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Legends, Tales and Poems

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314 pages
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The Project Gutenberg EBook of Legends, Tales and Poemsby Gustavo Adolfo BecquerEdited with Introduction, Notes and Vocabulary, by Everett Ward OlmstedThis eBook is for the use of anyone anywhere at no cost and withalmost no restrictions whatsoever. You may copy it, give it away orre-use it under the terms of the Project Gutenberg License includedwith this eBook or online at www.gutenberg.netTitle: Legends, Tales and PoemsAuthor: Gustavo Adolfo BecquerEdited with Introduction, Notes and Vocabulary, by Everett Ward OlmstedRelease Date: January 24, 2004 [EBook #10814]Language: EnglishCharacter set encoding: ISO-8859-1*** START OF THIS PROJECT GUTENBERG EBOOK LEGENDS, TALES AND POEMS ***Produced by Keren Vergon, Arno Peters and PG Distributed ProofreadersLegends, Tales and Poems[Illustration: After an etching by B. Maura]LEGENDS, TALES AND POEMSBYGUSTAVO ADOLFO BECQUEREDITEDWITH INTRODUCTION, NOTES AND VOCABULARYBYEVERETT WARD OLMSTED, PH.D.ASSISTANT PROFESSOR OF THE ROMANCE LANGUAGES INCORNELL UNIVERSITY * * * * *TOMY MOTHERPREFACEIn preparing this collection of Becquer's legends, tales, and shortpoems, which is the only annotated edition of this author's works thathas been published as yet for English-speaking students, the editorhas aimed to give to our schools and colleges a book that may serve,not only as a reader for first or second year classes, but also as anintroduction to Spanish literature, through ...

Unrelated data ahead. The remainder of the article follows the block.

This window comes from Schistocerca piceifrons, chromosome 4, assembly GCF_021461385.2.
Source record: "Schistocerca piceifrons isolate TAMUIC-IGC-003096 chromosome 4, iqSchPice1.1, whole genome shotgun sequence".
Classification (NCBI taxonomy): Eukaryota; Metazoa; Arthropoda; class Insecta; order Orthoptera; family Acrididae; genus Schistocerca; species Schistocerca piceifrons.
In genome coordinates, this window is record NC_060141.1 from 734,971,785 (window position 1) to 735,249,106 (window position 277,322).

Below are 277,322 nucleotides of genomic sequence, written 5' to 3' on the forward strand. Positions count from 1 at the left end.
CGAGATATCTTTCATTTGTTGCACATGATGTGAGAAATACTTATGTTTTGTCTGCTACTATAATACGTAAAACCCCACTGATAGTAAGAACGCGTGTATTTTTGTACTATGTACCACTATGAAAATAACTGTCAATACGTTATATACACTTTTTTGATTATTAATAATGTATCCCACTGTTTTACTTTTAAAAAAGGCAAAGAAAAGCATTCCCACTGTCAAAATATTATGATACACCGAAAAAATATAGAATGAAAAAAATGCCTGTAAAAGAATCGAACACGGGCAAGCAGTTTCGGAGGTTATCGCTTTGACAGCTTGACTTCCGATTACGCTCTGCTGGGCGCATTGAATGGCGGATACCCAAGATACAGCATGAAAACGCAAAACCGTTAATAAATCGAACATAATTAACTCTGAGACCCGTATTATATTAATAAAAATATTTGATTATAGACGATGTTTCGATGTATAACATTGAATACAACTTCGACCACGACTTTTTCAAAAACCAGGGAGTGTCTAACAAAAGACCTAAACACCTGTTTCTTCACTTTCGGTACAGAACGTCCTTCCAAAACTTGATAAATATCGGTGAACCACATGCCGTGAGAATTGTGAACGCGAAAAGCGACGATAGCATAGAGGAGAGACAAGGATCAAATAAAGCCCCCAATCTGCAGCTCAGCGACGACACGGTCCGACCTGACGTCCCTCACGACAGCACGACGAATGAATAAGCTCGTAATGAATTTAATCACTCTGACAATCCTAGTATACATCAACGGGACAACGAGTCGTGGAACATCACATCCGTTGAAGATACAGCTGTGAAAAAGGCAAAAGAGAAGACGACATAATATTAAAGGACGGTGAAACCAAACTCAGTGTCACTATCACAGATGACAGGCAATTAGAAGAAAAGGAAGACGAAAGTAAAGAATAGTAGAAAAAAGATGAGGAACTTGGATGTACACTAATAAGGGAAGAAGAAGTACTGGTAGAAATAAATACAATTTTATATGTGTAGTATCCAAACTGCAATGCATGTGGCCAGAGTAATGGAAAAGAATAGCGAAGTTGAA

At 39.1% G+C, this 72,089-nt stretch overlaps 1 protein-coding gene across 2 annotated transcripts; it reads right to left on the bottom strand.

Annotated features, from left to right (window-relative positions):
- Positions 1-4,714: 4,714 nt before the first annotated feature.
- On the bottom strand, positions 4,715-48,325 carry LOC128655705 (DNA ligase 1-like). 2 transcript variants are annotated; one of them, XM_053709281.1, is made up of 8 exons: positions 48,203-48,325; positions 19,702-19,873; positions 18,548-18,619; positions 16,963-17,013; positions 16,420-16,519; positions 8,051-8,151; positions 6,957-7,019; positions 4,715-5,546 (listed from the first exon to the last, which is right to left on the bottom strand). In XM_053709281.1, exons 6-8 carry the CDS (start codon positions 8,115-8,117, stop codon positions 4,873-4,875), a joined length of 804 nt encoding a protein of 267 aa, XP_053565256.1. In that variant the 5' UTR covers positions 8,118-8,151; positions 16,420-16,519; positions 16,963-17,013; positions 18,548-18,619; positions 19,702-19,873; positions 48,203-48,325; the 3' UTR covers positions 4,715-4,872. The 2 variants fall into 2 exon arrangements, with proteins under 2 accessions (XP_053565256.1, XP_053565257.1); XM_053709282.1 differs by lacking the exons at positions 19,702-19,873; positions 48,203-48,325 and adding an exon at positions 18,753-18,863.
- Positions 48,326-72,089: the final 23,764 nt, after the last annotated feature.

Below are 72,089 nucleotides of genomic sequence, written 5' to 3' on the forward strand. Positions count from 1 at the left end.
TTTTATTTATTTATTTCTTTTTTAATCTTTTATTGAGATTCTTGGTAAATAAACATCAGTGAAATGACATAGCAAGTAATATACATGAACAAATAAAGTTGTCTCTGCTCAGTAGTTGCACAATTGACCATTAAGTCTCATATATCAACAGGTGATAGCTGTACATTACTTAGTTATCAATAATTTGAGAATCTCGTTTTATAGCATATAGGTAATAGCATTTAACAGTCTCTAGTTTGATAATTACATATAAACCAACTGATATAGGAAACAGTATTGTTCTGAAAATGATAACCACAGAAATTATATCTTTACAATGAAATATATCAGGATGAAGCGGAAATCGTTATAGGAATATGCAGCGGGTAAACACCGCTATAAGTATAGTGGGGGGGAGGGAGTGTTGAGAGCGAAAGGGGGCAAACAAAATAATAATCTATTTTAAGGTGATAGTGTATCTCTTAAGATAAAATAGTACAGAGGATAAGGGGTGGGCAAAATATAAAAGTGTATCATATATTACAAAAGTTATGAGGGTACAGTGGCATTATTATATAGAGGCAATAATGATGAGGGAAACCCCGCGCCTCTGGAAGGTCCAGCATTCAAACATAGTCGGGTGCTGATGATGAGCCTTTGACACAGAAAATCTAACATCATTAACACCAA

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The Project Gutenberg EBook of Legends, Tales and Poems by Gustavo Adolfo Becquer Edited with Introduction, Notes and Vocabulary, by Everett Ward Olmsted This eBook is for the use of anyone anywhere at no cost and with almost no restrictions whatsoever. You may copy it, give it away or re-use it under the terms of the Project Gutenberg License included with this eBook or online at www.gutenberg.net Title: Legends, Tales and Poems Author: Gustavo Adolfo Becquer Edited with Introduction, Notes and Vocabulary, by Everett Ward Olmsted Release Date: January 24, 2004 [EBook #10814] Language: English Character set encoding: ISO-8859-1 *** START OF THIS PROJECT GUTENBERG EBOOK LEGENDS, TALES AND POEMS *** Produced by Keren Vergon, Arno Peters and PG Distributed Proofreaders Legends, Tales and Poems [Illustration: After an etching by B. Maura] LEGENDS, TALES AND POEMS BY GUSTAVO ADOLFO BECQUER EDITED WITH INTRODUCTION, NOTES AND VOCABULARY BY EVERETT WARD OLMSTED, PH.D. ASSISTANT PROFESSOR OF THE ROMANCE LANGUAGES IN CORNELL UNIVERSITY * * * * * TO MY MOTHER PREFACE In preparing this collection of Becquer's legends, tales, and short poems, which is the only annotated edition of this author's works that has been published as yet for English-speaking students, the editor has aimed to give to our schools and colleges a book that may serve, not only as a reader for first or second year classes, but also as an introduction to Spanish literature, through the works of one of the most original and charming authors of the Spanish Romantic school. Fondness for good literature should be stimulated from the very first, and the quaint tales and legends of old Spain contained in this edition, told, as they are, in a most fascinating style, are well adapted to captivate the student's interest and to lead him to investigate further the rich mine of Spanish literature. Becquer's poetry is no less pleasing than his prose, and not much more difficult to read. With the aid of the ample treatise on Spanish versification contained in the introduction, the student will be enabled to appreciate the harmony and rhythm of Becquer's verse, and in all subsequent reading of Spanish poetry he will find this treatise a convenient and valuable work of reference. The Life of Becquer, though concise, is perhaps the most complete that has yet been published, for it embodies all the data given by previous biographers and a certain number of facts gathered by the writer at the time of his last visit to Spain (in 1905-1906), from friends of Becquer who were then living. The vocabulary has been made sufficiently complete to free the notes from that too frequent translation of words or phrases which often encumbers them. The notes have been printed in the only convenient place for them, at the bottom of each page, and will be found to be as complete and definite as possible on geographical, biographical, historical, or other points that may not be familiar to the student or the teacher. All grammatical or syntactical matter, unless of a difficult or peculiar character, has been omitted, while the literary citations that abound will, it is hoped, stimulate the student to do further reading and to make literary comparisons of his own. It remains for the editor to express his profound gratitude to the following gentlemen for their aid in collecting facts regarding Becquer and for their encouragement of this work: the Exc^{mo} Sr. Conde de las Navas, the Exc^{mo} Sr. Licenciado D. Jose Gestoso y Perez, and the Exc^{mo} Sr. D. Francisco de Laiglesia. It is his pleasure also to convey his thanks to Professor George L. Burr of Cornell University for aid in certain of the historical notes, and most especially to gratefully acknowledge his indebtedness to the aid, or rather collaboration, of Mr. Arthur Gordon of Cornell University, and Mr. W. R. Price of the High School of Commerce, New York City. EVERETT WARD OLMSTED CORNELL UNIVERSITY Ithaca, N.Y. CONTENTS INTRODUCTION LIFE OF BECQUER UNPUBLISHED LETTER OF BECQUER BIBLIOGRAPHICAL NOTE SPANISH PROSODY DESDE MI CELDA--CARTA SEXTA LOS OJOS VERDES LA CORZA BLANCA LA AJORCA DEL ORO EL CRISTO DE LA CALAVERA EL BESO MAESE P�REZ EL ORGANISTA LA CRUZ DEL DIABLO CREED EN DROS LAS HOJAS SECAS RIMAS VOCABULARY INTRODUCTION LIFE OF BECQUER "In Seville, along the Guadalquivir, and close to the bank that leads to the convent of San Jer nimo, may be found a kind of lagoon, which � fertilizes a miniature valley formed by the natural slope of the bank, at that point very high and steep. Two or three leafy white poplars, intertwining their branches, protect the spot from the rays of the sun, which rarely succeeds in slipping through them. Their leaves produce a soft and pleasing murmur as the wind stirs them and causes them to appear now silver, now green, according to the point from which it blows. A willow bathes its roots in the current of the stream, toward which it leans as though bowed by an invisible weight, and all about are multitudes of reeds and yellow lilies, such as grow spontaneously at the edges of springs and streams. "When I was a boy of fourteen or fifteen, and my soul was overflowing with numberless longings, with pure thoughts and with that infinite hope that is the most precious jewel of youth, when I deemed myself a poet, when my imagination was full of those pleasing tales of the classic world, and Rioja in his _silvas_ to the flowers, Herrera in his tender elegies, and all my Seville singers, the Penates of my special literature, spoke to me continually of the majestic B tis, the � river of nymphs, naiads, and poets, which, crowned with belfries and laurels, flows to the sea from a crystal amphora, how often, absorbed in the contemplation of my childish dreams, I would go and sit upon its bank, and there, where the poplars protected me with their shadow, would give rein to my fancies, and conjure up one of those impossible dreams in which the very skeleton of death appeared before my eyes in splendid, fascinating garb! I used to dream then of a happy, independent life, like that of the bird, which is born to sing, and receives its food from God. I used to dream of that tranquil life of the poet, which glows with a soft light from generation to generation. I used to dream that the city that saw my birth would one day swell with pride at my name, adding it to the brilliant list of her illustrious sons, and, when death should put an end to my existence, that they would lay me down to dream the golden dream of immortality on the banks of the B tis, whose praises I should have sung in � splendid odes, and in that very spot where I used to go so often to hear the sweet murmur of its waves. A white stone with a cross and my name should be my only monument. "The white poplars, swaying night and day above my grave, should seem to utter prayers for my soul in the rustling of their green and silver leaves. In them the birds should come and nest, that they might sing at dawn a joyous hymn to the resurrection of the spirit to regions more serene. The willow, covering the spot with